SBIRT: In Practice
Goal:

Providers will be able to apply the SBIRT approach to substance abuse problems by individualizing screening, brief interventions, and referral for different patients.

: 1 hr

After completing this activity participants will be able to:

  • Apply screening, brief interventions, and referral skills with patients.

  • Modify screening, brief interventions, and referrals for substance use problems according to an individual patient's needs.

  • Modify screening, brief interventions, and referrals for substance use problems according to the focus patient subpopulation and address other limitations.


Professional Practice Gaps

As many as 20% of primary care patients have substance use problems and primary care providers could have a significant impact on their problems through providing screening, brief interventions, and referral to treatment (SBIRT) (Mersy, 2003). Unfortunately, PCPs screen less than half of their patients for tobacco use and less than a third for alcohol use (Seale et al 2010, Roche & Freeman 2004). Brief intervention in primary care is an effective and cost-efficient approach to reducing patients' alcohol use (AAP 2010; Seale 2010; Madras 2010). There is growing evidence that brief interventions for illicit drug use may lead to positive patient outcomes (Compton 2009, Koob & Volkow 2010). However, primary care providers are not conducting brief interventions with their patients substance abuse (Yoast et al 2008). There is also a practice gap in referral to treatment. Less than one-third of PCPs make a referral after identifying a substance abuse problem (CASA, 2000). Primary care providers need to understand the different types of specialty treatment so that they can make appropriate referrals for their substance abuse patients (SAMHSA, 2008).

References
American Academy of Pediatrics (AAP). Alcohol use by youth and adolescents: a pediatric concern. Pediatrics. 2010; 125(5): 1078-1087. Available at: http://pubs.niaaa.nih.gov/publications/Practitioner/YouthGuide/YouthGuide.pdf Accessed on: 2010-10-29.
Compton P. Urine toxicology screening: a case study. Emerging Solutions in Pain. 2009.
Koob GF, Volkow ND. Neurocircuitry of addiction. Neuropsychopharmacology. 2010; 35(1): 217-38. Available at: http://www.ncbi.nlm.nih.gov/pubmed/19710631
Madras BK, Compton WM, Avula D, et al. Screening, brief interventions, referral to treatment (SBIRT) for illicit drug and alcohol use at multiple healthcare sites. Drug Alcohol Depend. 2009; 99: 280-295. Available at: http://www.ncbi.nlm.nih.gov/pmc/articles/PMC2760304/ Accessed on: 2011-03-24.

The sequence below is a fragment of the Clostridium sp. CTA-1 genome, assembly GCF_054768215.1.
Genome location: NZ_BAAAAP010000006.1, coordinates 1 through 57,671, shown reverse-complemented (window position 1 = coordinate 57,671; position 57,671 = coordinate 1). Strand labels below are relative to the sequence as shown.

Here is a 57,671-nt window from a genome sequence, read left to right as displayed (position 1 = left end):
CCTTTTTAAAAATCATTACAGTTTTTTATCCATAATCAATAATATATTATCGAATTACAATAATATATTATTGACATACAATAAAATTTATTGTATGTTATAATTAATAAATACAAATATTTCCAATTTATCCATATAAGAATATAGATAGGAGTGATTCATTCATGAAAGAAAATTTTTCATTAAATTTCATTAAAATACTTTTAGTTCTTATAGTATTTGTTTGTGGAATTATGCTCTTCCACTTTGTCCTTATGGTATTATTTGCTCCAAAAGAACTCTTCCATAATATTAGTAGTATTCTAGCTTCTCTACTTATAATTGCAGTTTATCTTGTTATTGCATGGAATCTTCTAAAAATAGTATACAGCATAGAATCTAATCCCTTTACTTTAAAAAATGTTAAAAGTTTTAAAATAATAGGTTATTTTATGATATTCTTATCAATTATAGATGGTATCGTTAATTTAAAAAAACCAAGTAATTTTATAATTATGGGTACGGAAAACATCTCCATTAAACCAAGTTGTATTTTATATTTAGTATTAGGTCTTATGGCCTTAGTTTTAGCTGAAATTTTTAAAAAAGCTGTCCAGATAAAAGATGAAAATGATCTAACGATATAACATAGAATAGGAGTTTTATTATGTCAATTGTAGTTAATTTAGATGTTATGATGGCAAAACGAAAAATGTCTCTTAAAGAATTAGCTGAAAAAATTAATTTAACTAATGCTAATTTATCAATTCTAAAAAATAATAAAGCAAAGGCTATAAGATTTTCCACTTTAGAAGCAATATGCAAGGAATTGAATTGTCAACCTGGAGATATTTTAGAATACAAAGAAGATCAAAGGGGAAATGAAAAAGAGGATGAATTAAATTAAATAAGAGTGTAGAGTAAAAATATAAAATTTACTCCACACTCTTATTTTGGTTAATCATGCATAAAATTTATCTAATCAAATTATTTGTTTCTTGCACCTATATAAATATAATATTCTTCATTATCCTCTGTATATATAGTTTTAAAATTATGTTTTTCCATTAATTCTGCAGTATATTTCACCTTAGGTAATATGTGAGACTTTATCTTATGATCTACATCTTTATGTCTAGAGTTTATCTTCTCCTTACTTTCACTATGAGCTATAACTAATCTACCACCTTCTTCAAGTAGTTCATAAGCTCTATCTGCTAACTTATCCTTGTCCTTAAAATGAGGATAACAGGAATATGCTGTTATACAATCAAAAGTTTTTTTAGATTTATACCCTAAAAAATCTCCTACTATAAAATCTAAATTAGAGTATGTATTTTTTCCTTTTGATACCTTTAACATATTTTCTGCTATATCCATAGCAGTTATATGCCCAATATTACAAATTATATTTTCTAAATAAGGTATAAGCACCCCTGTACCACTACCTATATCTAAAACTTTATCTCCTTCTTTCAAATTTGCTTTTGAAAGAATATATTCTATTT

Mersy DJ. Recognition of alcohol and substance abuse. American Family Physician. 2003; 67: 1529-1532. Available at: http://www.aafp.org/afp/2003/0401/p1529.html Accessed on: 2013-10-24.
Roche AM, Freeman T. Brief interventions: good in theory but weak in practice. Drug and Alcohol Review. 2004; 23(1): 11-18. Available at: http://www.ncbi.nlm.nih.gov/pubmed/14965883 Accessed on: 2013-10-24.
Seale JP, Shellenberger S, Velzsquez MM, Boltri JM, Okosun I, Guyinn M, Vinson D, Cornelius M, Johnson JA. Impact of vital signs screening and clinician prompting on alcohol and tobacco screening and intervention rates: a pre-post intervention comparison. BMC Fam Pract. 2010; 11:18: . Available at: http://www.ncbi.nlm.nih.gov/pubmed/20205740 Accessed on: 2014-07-28.
Substance Abuse and Mental Health Services Administration. Results from the 2007 National Survey on Drug Use and Health: National Findings. SAMHSA. 2008. Available at: http://druggeddriving.org/pdfs/NationalSurveyonDrugUseandHealth2007.pdf Accessed on: 2015-04-20.
The National Center on Addiction and Substance Abuse (CASA). Missed Opportunity: National Survey of Primary Care Physicians and Patients on Substance Abuse. The National Center on Addiction and Substance Abuse at Columbia University, Survey Research Laboratory. Chicago, IL: University of Illinois at Chicago. 2000. Available at: http://eric.ed.gov/?id=ED452442 Accessed on: 2010-06-15.
Yoast RA, Wilford BB, Hayashi SW. Encouraging physicians to screen for and intervene in substance use disorders: obstacles and strategies for change. J Addict Dis. 2008; 27(3): 77-97. Available at: http://www.ncbi.nlm.nih.gov/pubmed/18956531 Accessed on: 2014-07-28.